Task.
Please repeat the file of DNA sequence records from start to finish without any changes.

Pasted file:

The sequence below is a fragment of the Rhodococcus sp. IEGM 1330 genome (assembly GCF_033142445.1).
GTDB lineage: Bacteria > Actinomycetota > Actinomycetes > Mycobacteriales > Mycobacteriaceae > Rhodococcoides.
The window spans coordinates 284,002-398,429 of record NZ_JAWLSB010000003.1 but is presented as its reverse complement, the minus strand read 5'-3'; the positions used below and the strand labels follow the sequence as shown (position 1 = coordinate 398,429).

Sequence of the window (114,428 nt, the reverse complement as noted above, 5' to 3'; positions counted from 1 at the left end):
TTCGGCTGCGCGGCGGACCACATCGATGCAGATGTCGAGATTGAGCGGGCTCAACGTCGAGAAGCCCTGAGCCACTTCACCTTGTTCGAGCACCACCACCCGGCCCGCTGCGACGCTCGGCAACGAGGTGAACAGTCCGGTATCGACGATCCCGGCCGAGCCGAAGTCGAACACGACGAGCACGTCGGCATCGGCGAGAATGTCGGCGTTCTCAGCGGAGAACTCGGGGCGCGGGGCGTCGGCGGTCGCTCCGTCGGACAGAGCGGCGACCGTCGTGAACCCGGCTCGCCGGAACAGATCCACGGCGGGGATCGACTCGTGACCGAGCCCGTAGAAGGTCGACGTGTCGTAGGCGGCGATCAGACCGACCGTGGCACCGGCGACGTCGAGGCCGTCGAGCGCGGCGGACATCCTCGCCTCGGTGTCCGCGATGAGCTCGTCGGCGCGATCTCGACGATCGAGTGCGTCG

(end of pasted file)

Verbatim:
The sequence below is a fragment of the Rhodococcus sp. IEGM 1330 genome (assembly GCF_033142445.1).
GTDB lineage: Bacteria > Actinomycetota > Actinomycetes > Mycobacteriales > Mycobacteriaceae > Rhodococcoides.
The window spans coordinates 284,002-398,429 of record NZ_JAWLSB010000003.1 but is presented as its reverse complement, the minus strand read 5'-3'; the positions used below and the strand labels follow the sequence as shown (position 1 = coordinate 398,429).

Sequence of the window (114,428 nt, the reverse complement as noted above, 5' to 3'; positions counted from 1 at the left end):
TTCGGCTGCGCGGCGGACCACATCGATGCAGATGTCGAGATTGAGCGGGCTCAACGTCGAGAAGCCCTGAGCCACTTCACCTTGTTCGAGCACCACCACCCGGCCCGCTGCGACGCTCGGCAACGAGGTGAACAGTCCGGTATCGACGATCCCGGCCGAGCCGAAGTCGAACACGACGAGCACGTCGGCATCGGCGAGAATGTCGGCGTTCTCAGCGGAGAACTCGGGGCGCGGGGCGTCGGCGGTCGCTCCGTCGGACAGAGCGGCGACCGTCGTGAACCCGGCTCGCCGGAACAGATCCACGGCGGGGATCGACTCGTGACCGAGCCCGTAGAAGGTCGACGTGTCGTAGGCGGCGATCAGACCGACCGTGGCACCGGCGACGTCGAGGCCGTCGAGCGCGGCGGACATCCTCGCCTCGGTGTCCGCGATGAGCTCGTCGGCGCGATCTCGACGATCGAGTGCGTCG